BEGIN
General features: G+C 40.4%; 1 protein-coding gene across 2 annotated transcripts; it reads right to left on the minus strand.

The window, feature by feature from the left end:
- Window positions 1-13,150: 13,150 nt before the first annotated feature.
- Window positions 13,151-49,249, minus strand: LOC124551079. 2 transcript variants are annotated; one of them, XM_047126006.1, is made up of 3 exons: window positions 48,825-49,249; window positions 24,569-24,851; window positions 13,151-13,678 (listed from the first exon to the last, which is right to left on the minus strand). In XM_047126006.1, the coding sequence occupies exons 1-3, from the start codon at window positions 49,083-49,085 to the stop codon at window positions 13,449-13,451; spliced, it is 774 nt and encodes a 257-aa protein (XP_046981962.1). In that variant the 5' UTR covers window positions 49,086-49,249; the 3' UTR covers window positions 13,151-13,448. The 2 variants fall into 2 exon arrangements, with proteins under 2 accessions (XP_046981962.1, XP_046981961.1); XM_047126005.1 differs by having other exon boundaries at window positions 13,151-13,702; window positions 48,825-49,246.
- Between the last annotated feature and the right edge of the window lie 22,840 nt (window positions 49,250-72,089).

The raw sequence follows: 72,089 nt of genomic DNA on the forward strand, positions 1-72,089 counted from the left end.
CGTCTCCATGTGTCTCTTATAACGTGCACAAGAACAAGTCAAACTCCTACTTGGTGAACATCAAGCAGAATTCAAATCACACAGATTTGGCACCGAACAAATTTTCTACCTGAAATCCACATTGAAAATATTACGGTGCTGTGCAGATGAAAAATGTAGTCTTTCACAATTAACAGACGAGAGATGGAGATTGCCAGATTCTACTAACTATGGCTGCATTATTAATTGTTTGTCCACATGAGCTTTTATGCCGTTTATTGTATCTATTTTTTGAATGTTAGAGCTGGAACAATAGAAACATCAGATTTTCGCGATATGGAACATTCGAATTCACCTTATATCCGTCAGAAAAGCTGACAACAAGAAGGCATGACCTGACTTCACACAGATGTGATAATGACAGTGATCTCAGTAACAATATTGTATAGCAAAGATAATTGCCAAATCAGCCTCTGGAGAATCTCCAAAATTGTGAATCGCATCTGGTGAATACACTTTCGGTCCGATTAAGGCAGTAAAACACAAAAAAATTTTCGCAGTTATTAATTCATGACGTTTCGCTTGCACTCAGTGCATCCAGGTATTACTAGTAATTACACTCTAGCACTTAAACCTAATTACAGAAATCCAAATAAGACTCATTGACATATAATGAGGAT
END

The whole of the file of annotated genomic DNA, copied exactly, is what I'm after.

General features: G+C 40.4%; 1 protein-coding gene across 2 annotated transcripts; it reads right to left on the minus strand.

The window, feature by feature from the left end:
- Window positions 1-13,150: 13,150 nt before the first annotated feature.
- Window positions 13,151-49,249, minus strand: LOC124551079. 2 transcript variants are annotated; one of them, XM_047126006.1, is made up of 3 exons: window positions 48,825-49,249; window positions 24,569-24,851; window positions 13,151-13,678 (listed from the first exon to the last, which is right to left on the minus strand). In XM_047126006.1, the coding sequence occupies exons 1-3, from the start codon at window positions 49,083-49,085 to the stop codon at window positions 13,449-13,451; spliced, it is 774 nt and encodes a 257-aa protein (XP_046981962.1). In that variant the 5' UTR covers window positions 49,086-49,249; the 3' UTR covers window positions 13,151-13,448. The 2 variants fall into 2 exon arrangements, with proteins under 2 accessions (XP_046981962.1, XP_046981961.1); XM_047126005.1 differs by having other exon boundaries at window positions 13,151-13,702; window positions 48,825-49,246.
- Between the last annotated feature and the right edge of the window lie 22,840 nt (window positions 49,250-72,089).

The raw sequence follows: 72,089 nt of genomic DNA on the forward strand, positions 1-72,089 counted from the left end.
CGTCTCCATGTGTCTCTTATAACGTGCACAAGAACAAGTCAAACTCCTACTTGGTGAACATCAAGCAGAATTCAAATCACACAGATTTGGCACCGAACAAATTTTCTACCTGAAATCCACATTGAAAATATTACGGTGCTGTGCAGATGAAAAATGTAGTCTTTCACAATTAACAGACGAGAGATGGAGATTGCCAGATTCTACTAACTATGGCTGCATTATTAATTGTTTGTCCACATGAGCTTTTATGCCGTTTATTGTATCTATTTTTTGAATGTTAGAGCTGGAACAATAGAAACATCAGATTTTCGCGATATGGAACATTCGAATTCACCTTATATCCGTCAGAAAAGCTGACAACAAGAAGGCATGACCTGACTTCACACAGATGTGATAATGACAGTGATCTCAGTAACAATATTGTATAGCAAAGATAATTGCCAAATCAGCCTCTGGAGAATCTCCAAAATTGTGAATCGCATCTGGTGAATACACTTTCGGTCCGATTAAGGCAGTAAAACACAAAAAAATTTTCGCAGTTATTAATTCATGACGTTTCGCTTGCACTCAGTGCATCCAGGTATTACTAGTAATTACACTCTAGCACTTAAACCTAATTACAGAAATCCAAATAAGACTCATTGACATATAATGAGGAT